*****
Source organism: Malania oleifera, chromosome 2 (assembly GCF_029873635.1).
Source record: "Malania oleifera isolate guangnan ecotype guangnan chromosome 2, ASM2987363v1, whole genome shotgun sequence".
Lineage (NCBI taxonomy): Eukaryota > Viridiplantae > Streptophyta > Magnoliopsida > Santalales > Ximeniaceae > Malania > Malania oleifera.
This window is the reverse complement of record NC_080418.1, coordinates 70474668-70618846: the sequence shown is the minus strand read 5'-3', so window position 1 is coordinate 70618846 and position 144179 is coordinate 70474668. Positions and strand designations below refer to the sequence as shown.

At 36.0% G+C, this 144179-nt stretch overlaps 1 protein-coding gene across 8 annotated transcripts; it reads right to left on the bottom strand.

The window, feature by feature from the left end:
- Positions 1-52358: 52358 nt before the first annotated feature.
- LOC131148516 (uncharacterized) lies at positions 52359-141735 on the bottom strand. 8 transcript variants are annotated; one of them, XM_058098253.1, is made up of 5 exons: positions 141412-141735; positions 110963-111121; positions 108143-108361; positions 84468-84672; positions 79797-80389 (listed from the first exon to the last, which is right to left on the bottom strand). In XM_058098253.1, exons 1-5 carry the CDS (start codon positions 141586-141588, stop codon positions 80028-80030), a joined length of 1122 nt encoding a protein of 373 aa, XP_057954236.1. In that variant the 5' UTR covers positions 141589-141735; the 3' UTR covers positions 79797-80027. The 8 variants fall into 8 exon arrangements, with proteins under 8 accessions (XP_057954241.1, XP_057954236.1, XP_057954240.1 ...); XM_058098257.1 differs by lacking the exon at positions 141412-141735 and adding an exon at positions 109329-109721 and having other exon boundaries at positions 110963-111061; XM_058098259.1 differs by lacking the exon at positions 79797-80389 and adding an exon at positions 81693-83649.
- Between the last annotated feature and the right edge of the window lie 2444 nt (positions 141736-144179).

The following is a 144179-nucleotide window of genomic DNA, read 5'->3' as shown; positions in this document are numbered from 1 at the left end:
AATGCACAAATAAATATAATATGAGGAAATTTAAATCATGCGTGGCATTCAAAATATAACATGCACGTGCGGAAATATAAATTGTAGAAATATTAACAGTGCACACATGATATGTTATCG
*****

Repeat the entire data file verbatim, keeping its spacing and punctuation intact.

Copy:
Source organism: Malania oleifera, chromosome 2 (assembly GCF_029873635.1).
Source record: "Malania oleifera isolate guangnan ecotype guangnan chromosome 2, ASM2987363v1, whole genome shotgun sequence".
Lineage (NCBI taxonomy): Eukaryota > Viridiplantae > Streptophyta > Magnoliopsida > Santalales > Ximeniaceae > Malania > Malania oleifera.
This window is the reverse complement of record NC_080418.1, coordinates 70474668-70618846: the sequence shown is the minus strand read 5'-3', so window position 1 is coordinate 70618846 and position 144179 is coordinate 70474668. Positions and strand designations below refer to the sequence as shown.

At 36.0% G+C, this 144179-nt stretch overlaps 1 protein-coding gene across 8 annotated transcripts; it reads right to left on the bottom strand.

The window, feature by feature from the left end:
- Positions 1-52358: 52358 nt before the first annotated feature.
- LOC131148516 (uncharacterized) lies at positions 52359-141735 on the bottom strand. 8 transcript variants are annotated; one of them, XM_058098253.1, is made up of 5 exons: positions 141412-141735; positions 110963-111121; positions 108143-108361; positions 84468-84672; positions 79797-80389 (listed from the first exon to the last, which is right to left on the bottom strand). In XM_058098253.1, exons 1-5 carry the CDS (start codon positions 141586-141588, stop codon positions 80028-80030), a joined length of 1122 nt encoding a protein of 373 aa, XP_057954236.1. In that variant the 5' UTR covers positions 141589-141735; the 3' UTR covers positions 79797-80027. The 8 variants fall into 8 exon arrangements, with proteins under 8 accessions (XP_057954241.1, XP_057954236.1, XP_057954240.1 ...); XM_058098257.1 differs by lacking the exon at positions 141412-141735 and adding an exon at positions 109329-109721 and having other exon boundaries at positions 110963-111061; XM_058098259.1 differs by lacking the exon at positions 79797-80389 and adding an exon at positions 81693-83649.
- Between the last annotated feature and the right edge of the window lie 2444 nt (positions 141736-144179).

The following is a 144179-nucleotide window of genomic DNA, read 5'->3' as shown; positions in this document are numbered from 1 at the left end:
AATGCACAAATAAATATAATATGAGGAAATTTAAATCATGCGTGGCATTCAAAATATAACATGCACGTGCGGAAATATAAATTGTAGAAATATTAACAGTGCACACATGATATGTTATCG